Damage Resistance gives you passive resistance to the damage type. Damage Absorption is a reaction that you can use when you would take damage of that type, giving you immunity to that instance of the damage and healing you for half of the damage you would otherwise have taken.
Damage Absorption can be used once each day and resets at dawn.
The DM determines the color and thus the damage type of the tattoo, but there are cases where it makes sense for the players to be given a choice – for example, if they’re paying customers at a tattoo parlor that offers multiple colors.
A Barrier Tattoo grants you a bonus to your AC depending on its rarity.
- A common Barrier Tattoo gives you an AC of 12 plus your dexterity modifier, equivalent to a set of leather armor.
- A rare tattoo gives 15 plus your dexterity modifier to a maximum of +2, equivalent to half-plate armor.
- A very rare tattoo grants you a flat 18 AC, equivalent to full plate armor.
These tattoos may not make much mechanical difference to many groups who wear their armor to bed each night, but for groups who track the number of combat turns required to don armor, these tattoos are a great tool against nighttime ambushes.
The very rare variant also makes some builds that wouldn’t ordinarily have access to heavy armor, for example, strength-based ranger builds, much more viable.
Coiling Grasp Tattoo
The Coiling Grasp Tattoo is one of the cooler ones added in Tasha’s Cauldron of Everything.
This tattoo can be used on your action to send out “inky tendrils,” which have a range of 15 feet and force the target to make a DC14 Strength save. On a failed save, the target becomes grappled and takes 3d6 force damage.
This can be used any number of times per long rest and allows low-strength characters who prefer to stay outside of melee range, such as wizards and sorcerers, a much more viable way to use grappling.
Not only does the grappler’s strength not factor into the target’s required saving throw, but the 3d6 damage makes giving up your action for a grapple attempt much less unappealing for caster characters who don’t get multiple attacks per turn.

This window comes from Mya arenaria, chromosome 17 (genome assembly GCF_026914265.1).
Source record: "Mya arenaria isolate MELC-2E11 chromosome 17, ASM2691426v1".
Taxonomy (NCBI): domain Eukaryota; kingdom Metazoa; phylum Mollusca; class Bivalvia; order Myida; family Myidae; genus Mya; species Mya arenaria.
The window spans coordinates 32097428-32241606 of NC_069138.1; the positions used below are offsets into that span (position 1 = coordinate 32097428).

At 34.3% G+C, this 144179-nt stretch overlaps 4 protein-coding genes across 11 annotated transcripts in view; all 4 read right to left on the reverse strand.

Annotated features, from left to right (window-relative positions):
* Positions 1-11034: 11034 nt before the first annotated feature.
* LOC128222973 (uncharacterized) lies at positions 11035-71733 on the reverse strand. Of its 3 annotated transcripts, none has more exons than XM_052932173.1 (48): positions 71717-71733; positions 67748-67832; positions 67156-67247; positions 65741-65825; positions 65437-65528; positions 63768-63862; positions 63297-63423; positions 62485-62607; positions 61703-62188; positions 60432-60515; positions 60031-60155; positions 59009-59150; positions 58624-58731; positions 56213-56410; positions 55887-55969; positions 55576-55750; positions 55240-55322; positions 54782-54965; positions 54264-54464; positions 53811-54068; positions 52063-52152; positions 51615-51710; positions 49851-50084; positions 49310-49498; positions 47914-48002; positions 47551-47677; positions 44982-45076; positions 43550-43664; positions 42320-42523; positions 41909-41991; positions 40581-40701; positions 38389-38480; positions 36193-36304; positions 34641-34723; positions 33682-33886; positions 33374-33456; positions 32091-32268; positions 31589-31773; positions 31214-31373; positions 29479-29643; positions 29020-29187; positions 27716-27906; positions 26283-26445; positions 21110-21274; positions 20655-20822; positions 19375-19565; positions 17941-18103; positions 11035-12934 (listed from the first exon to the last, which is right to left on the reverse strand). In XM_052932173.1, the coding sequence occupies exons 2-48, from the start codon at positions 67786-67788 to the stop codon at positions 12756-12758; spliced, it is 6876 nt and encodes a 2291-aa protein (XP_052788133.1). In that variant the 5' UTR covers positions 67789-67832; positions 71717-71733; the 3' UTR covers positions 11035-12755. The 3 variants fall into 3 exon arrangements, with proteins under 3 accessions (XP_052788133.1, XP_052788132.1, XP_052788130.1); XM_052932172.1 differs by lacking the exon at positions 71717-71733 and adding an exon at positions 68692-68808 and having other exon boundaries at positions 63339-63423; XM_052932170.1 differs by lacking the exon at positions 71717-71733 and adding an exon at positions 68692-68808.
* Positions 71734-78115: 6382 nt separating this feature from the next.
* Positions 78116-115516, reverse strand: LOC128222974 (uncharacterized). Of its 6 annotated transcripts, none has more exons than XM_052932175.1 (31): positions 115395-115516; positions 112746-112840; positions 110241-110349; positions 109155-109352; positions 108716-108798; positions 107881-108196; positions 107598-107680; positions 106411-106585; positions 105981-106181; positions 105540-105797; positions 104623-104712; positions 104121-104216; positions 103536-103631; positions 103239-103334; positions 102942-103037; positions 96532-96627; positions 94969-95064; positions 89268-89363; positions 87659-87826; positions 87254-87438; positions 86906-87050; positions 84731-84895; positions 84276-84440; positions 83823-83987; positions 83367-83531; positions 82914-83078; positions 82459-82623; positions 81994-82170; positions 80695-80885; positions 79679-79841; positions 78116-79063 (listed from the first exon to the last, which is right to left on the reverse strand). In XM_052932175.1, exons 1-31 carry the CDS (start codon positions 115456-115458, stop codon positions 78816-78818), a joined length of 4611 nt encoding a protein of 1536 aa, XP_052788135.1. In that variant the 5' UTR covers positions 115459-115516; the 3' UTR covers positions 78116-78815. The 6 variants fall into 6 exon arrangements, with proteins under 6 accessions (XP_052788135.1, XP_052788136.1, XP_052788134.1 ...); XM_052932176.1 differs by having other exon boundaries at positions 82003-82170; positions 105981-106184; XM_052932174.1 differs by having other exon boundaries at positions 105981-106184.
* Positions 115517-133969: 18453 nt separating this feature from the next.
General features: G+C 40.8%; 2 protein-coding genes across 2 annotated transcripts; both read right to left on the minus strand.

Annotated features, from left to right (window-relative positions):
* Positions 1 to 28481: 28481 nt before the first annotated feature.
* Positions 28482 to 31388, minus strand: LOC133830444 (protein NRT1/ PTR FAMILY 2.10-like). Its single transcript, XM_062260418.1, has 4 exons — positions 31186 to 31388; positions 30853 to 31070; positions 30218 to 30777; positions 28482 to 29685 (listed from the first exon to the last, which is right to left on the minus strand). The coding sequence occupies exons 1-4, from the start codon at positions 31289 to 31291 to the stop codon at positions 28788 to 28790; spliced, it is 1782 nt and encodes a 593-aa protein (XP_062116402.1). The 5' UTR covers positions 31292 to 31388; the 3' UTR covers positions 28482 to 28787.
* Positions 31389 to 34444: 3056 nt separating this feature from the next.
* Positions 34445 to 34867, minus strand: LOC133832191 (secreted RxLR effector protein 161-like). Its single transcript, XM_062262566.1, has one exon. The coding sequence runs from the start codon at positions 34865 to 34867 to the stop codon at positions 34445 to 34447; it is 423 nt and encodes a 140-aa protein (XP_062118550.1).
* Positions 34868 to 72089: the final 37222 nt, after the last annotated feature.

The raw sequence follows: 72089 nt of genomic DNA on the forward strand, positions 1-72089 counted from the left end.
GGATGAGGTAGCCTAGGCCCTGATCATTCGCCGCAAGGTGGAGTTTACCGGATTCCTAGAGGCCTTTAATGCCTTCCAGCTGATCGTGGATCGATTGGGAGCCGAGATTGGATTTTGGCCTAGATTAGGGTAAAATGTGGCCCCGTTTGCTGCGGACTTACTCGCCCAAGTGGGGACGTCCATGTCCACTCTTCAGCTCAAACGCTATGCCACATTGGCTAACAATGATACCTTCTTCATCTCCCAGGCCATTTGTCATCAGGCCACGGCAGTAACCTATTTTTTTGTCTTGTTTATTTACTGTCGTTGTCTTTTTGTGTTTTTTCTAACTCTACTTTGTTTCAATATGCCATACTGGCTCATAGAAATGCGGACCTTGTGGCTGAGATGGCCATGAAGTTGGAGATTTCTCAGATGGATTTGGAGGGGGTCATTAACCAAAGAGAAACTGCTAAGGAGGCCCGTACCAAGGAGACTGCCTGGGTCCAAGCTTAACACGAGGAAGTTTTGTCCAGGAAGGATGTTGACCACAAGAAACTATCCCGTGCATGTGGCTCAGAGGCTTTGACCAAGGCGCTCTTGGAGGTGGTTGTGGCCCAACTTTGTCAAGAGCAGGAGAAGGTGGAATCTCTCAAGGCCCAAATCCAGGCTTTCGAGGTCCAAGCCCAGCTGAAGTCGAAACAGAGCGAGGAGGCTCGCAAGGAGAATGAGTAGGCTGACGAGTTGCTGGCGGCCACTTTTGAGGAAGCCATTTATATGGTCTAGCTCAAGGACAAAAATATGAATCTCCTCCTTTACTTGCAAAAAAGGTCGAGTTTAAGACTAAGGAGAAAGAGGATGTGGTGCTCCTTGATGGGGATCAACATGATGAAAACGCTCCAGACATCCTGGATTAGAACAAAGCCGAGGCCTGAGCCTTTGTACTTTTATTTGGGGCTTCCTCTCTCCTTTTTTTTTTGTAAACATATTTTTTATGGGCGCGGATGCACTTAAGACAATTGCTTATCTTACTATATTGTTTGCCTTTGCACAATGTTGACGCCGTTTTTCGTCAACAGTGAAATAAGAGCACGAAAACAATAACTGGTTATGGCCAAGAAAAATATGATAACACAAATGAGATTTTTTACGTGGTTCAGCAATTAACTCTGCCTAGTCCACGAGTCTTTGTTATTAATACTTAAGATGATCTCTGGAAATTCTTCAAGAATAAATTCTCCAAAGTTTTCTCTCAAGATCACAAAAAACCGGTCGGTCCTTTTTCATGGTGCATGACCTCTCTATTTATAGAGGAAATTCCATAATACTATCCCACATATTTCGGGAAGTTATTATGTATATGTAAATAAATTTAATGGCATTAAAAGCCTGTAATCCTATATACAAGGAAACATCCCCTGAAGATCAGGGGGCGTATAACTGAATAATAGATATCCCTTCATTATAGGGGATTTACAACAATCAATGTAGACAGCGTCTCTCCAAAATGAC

Eldritch Claw Tattoo
The Eldritch Claw Tattoo has the potential to be incredibly powerful, depending on the character build. It also has two effects, one passive and one active.
Magical Strikes means that all of your unarmed attacks have +1 to both attack and damage rolls and are considered magical attacks.
Eldritch Maul is a once-per-day bonus action that for one minute (or five rounds of combat) gives your melee weapon and unarmed attacks 15 feet of “inky tendril” range and an extra 1d6 of force damage per hit.
This tattoo makes a great reward for monks and other unarmed-focused characters, and other melee characters will also benefit from it.
Spellwrought tattoos work similarly to spell scrolls. They can be used to store a spell that can be cast once without material components, and then they disappear from your skin.
They can store spells of up to 5th level that have spellcasting modifiers and spell-save DCs dependent on the tattoo’s rarity.
Some DMs may choose to allow these tattoos to store higher-level spells. Spell scrolls can store spells up to 9th level, so this is unlikely to cause major balance problems.
Creating Your Own Magical Tattoos
As a DM, you can also create homebrew tattoos that your players have access to.
The easiest way to do this is to use the magical effects of existing magic items – these items’ rarity will also give you a good idea of how powerful the tattoo you’ve created is.
When creating magical tattoos in this way, bear in mind ways that the effect might become more powerful if the item doesn’t need to be held in a hand or worn.
Be Your Own Spellbook
One fairly common idea for a player character is the wizard whose “spellbook” is their own skin – a character who reads magical incantations from their tattoos.